Making an offer

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Many homes are sold through offer and negotiation, although auctions and tenders are often used in sought-after areas, in Auckland or if the home has special features (where it can be challenging for sellers to set what they feel is an accurate price).

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When you make an offer through your real estate agent, the seller may accept your offer straight away or there may be a negotiation process until both you and the seller are happy with the price and the conditions.

What’s good about this way to buy?

The big plus about buying by offer is that you can take time to think – and you can put in conditions that let you check the place out before you’re fully committed.

Common conditions added to an offer

  • Finance – this gives you time to arrange your loan. Make sure it says “finance on terms satisfactory to you” or you could be forced to borrow on terms you don’t like
  • Title search – so your lawyer can check there are no problems with the title, or restrictions, covenants or easements you need to know about
  • Valuation report – so you can check the market price. Your lender may also require a valuation report as part of the loan agreement
  • LIM report – so you can check what the council knows about the property and make sure there are no problems with things like consents or flooding
  • Building inspection report – so you can check the building is sound and find out about any problems that might cost money
  • Engineer’s report – so you can check any structural or land issues
  • Sale of another home – if you need to sell one home to buy another.

You might also want to add other conditions covering things like repairs the seller has said they’ll fix or extra items they’ve agreed to leave. Your conditions need to state that the report, finance or repairs must be satisfactory to you. Otherwise you’ll still have to go ahead even if you’re not happy with the results.

About your sale and purchase agreement

The sale and purchase agreement sets out in writing all the agreed terms and conditions of the purchase. It can vary, but most transactions will use a standard legal contract created by the Real Estate Institute and the Auckland District Law Society.

It will include

  • the agreed price,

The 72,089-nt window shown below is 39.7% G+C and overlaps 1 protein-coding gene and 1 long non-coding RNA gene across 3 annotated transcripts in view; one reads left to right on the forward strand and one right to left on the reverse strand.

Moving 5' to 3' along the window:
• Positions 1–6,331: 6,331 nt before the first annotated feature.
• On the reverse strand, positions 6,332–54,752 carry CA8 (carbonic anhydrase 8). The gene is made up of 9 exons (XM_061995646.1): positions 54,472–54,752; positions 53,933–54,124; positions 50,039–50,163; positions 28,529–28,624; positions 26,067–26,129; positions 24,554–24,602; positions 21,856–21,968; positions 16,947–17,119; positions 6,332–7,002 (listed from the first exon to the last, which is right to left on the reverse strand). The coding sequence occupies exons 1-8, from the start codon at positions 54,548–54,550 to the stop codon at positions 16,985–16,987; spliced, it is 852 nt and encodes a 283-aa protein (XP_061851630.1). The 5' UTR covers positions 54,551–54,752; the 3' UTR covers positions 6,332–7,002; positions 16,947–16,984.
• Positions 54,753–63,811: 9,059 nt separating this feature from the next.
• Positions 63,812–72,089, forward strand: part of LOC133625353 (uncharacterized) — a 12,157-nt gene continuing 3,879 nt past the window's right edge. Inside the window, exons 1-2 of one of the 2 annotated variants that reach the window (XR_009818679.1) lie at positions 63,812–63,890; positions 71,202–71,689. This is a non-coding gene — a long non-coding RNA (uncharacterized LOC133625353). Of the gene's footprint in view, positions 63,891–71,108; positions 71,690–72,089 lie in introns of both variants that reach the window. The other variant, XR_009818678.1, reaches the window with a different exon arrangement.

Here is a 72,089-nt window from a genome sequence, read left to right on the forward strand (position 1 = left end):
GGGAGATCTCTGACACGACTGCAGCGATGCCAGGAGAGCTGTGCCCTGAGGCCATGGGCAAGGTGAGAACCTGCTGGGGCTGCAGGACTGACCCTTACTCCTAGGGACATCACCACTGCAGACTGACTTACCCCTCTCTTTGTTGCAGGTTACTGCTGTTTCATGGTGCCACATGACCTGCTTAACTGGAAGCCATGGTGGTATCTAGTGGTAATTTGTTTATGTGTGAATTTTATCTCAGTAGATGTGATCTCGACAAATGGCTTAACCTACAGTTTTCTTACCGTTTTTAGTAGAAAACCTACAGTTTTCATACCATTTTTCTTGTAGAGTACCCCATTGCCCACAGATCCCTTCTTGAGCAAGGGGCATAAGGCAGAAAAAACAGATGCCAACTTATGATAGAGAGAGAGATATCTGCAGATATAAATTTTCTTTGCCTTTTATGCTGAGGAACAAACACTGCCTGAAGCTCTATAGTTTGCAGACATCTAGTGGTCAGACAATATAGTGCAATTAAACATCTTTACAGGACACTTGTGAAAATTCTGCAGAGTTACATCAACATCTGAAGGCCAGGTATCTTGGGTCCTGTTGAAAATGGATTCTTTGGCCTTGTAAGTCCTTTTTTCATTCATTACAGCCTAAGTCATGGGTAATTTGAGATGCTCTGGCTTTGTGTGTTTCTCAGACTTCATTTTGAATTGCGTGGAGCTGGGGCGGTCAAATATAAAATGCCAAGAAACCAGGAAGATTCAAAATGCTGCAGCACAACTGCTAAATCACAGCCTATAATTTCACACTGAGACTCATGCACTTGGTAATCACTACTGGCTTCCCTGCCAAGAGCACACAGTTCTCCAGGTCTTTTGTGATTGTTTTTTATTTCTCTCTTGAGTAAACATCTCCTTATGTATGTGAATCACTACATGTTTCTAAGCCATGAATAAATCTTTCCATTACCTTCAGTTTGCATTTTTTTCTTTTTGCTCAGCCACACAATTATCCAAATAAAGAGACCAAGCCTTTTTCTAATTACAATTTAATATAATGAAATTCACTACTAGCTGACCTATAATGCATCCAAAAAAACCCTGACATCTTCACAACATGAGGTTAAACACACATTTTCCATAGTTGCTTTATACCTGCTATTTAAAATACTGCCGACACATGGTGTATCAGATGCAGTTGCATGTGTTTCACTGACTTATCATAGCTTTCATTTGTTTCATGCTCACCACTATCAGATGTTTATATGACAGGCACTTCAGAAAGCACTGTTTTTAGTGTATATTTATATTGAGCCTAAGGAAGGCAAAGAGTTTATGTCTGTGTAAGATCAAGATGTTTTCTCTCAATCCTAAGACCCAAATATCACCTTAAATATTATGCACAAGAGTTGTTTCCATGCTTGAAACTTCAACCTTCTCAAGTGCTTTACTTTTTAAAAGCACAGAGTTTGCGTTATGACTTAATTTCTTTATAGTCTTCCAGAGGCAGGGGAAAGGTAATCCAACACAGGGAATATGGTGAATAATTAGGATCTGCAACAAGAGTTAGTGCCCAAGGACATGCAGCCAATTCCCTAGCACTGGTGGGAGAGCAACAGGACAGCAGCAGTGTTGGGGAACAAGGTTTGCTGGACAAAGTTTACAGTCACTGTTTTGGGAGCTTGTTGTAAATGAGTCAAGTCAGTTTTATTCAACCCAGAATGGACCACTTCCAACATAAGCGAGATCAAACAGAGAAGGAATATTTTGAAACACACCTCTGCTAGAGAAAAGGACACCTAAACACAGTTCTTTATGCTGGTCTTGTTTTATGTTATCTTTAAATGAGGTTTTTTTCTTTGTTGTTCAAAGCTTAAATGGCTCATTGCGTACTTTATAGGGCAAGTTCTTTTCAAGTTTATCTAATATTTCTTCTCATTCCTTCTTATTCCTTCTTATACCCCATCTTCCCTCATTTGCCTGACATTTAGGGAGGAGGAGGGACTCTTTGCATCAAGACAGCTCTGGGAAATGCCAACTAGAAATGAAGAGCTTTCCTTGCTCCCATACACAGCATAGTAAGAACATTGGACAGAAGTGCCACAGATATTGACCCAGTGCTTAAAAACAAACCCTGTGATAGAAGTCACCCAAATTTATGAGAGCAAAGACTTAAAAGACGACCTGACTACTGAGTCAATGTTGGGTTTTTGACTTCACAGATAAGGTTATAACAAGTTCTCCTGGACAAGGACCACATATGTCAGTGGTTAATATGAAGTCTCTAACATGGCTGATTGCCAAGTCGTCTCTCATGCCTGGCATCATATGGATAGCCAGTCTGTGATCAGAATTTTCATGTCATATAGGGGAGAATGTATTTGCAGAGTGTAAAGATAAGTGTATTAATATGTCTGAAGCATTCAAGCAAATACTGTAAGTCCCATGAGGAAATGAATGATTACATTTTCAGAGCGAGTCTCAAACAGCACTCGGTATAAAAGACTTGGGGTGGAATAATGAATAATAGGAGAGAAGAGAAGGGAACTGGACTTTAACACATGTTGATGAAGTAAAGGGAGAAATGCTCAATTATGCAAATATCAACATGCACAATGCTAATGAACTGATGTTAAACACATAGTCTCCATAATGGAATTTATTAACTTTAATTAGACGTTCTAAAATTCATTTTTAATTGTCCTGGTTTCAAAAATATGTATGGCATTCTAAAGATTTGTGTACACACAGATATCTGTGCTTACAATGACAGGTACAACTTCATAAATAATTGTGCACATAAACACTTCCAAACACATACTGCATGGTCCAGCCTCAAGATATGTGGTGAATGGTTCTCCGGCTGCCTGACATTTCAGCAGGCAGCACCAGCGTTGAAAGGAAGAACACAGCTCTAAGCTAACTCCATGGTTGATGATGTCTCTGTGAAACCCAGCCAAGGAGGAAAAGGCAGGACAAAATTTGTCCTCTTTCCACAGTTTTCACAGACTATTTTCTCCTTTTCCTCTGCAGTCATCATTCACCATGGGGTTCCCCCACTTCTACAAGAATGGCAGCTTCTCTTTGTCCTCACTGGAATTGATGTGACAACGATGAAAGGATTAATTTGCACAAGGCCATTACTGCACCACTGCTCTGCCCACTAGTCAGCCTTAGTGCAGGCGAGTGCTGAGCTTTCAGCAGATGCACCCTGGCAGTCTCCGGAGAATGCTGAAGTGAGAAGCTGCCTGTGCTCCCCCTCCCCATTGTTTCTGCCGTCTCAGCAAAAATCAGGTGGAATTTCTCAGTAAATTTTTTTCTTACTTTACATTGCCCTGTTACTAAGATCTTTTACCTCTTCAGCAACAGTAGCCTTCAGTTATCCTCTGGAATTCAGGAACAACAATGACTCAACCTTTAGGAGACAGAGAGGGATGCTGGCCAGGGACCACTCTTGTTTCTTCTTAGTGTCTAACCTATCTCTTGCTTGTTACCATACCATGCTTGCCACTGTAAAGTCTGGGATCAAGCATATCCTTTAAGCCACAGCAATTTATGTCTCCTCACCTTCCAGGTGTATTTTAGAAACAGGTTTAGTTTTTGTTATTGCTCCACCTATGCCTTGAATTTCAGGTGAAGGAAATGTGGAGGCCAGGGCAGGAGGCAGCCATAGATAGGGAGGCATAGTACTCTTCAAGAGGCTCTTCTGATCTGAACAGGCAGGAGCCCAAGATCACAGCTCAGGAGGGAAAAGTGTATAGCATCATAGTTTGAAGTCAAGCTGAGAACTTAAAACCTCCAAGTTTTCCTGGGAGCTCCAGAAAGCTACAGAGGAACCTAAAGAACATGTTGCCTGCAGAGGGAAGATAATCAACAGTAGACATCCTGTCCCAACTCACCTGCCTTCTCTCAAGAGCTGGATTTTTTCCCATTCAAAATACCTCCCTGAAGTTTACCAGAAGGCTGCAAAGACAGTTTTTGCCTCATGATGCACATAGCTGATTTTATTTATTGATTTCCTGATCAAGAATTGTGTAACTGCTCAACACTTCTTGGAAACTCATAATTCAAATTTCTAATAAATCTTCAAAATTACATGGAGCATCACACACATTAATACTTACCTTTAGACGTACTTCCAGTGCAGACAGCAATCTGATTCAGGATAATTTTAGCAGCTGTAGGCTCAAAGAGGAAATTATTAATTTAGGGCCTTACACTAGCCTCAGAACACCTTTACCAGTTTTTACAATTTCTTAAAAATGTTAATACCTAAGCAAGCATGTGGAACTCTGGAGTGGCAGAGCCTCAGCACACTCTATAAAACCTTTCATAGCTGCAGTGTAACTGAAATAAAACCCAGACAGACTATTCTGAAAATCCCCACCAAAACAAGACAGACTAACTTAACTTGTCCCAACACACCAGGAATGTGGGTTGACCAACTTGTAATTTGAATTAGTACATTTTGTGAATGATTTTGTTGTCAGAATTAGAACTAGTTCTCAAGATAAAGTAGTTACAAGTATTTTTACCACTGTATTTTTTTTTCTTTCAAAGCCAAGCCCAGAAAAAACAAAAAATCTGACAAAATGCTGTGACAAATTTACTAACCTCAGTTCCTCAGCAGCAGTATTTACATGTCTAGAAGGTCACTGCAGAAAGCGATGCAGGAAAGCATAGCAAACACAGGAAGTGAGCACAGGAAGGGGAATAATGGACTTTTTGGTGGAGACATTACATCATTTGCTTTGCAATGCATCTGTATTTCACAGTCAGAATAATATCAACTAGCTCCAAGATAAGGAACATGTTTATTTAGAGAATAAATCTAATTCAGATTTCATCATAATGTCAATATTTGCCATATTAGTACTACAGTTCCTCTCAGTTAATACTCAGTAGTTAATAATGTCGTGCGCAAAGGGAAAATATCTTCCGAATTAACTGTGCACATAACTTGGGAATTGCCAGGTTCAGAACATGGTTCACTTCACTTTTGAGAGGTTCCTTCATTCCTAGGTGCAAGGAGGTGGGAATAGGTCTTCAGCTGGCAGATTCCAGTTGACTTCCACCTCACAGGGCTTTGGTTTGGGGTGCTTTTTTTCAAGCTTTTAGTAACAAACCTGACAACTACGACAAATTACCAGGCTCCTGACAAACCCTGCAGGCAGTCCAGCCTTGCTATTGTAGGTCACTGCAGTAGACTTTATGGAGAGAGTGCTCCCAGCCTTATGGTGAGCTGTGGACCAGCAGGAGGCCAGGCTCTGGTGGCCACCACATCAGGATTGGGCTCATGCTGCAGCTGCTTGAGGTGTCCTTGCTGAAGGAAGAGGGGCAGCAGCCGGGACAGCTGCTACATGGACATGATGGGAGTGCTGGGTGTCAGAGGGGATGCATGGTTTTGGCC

• list of chattels,
  • type of title,
  • list of conditions the buyer and seller want fulfilled,
  • date the agreement will become unconditional,
  • settlement date and
  • deposit the buyer must pay.

It also covers other things like responsibilities under various laws and what happens if settlement is late – and lets you set out obligations you want the seller to abide by (for example access to the property).

You’ll need to have it checked by your lawyer before you sign it – and each time any of the conditions change during negotiation. The agreement becomes binding once both you and the seller have signed it and initialled all the changes. You can stop negotiating at any time up until then.

Your lender will also need to see the sale and purchase agreement after the deal is done, but talk to them beforehand to check if they have any specific clauses they want added.

What if my offer is unconditional?

If you make an unconditional offer you need to sort out your loan and everything else beforehand because once the offer is accepted, you have to go through with the sale. If you break the contract you can be sued, so think carefully before going unconditional.

How the money is paid

Once everything’s agreed, you pay a deposit of 5-10% of the sale price to the agent. The agent pays the money to the seller when your offer becomes unconditional. Your lender pays the rest of the money to your lawyer on settlement day.

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This information is not intended as a complete guide, as it doesn’t consider your individual needs or financial situation. Trade Me accepts no responsibility or liability for any inaccuracies or omissions in the content. Always obtain independent legal advice before buying or selling property.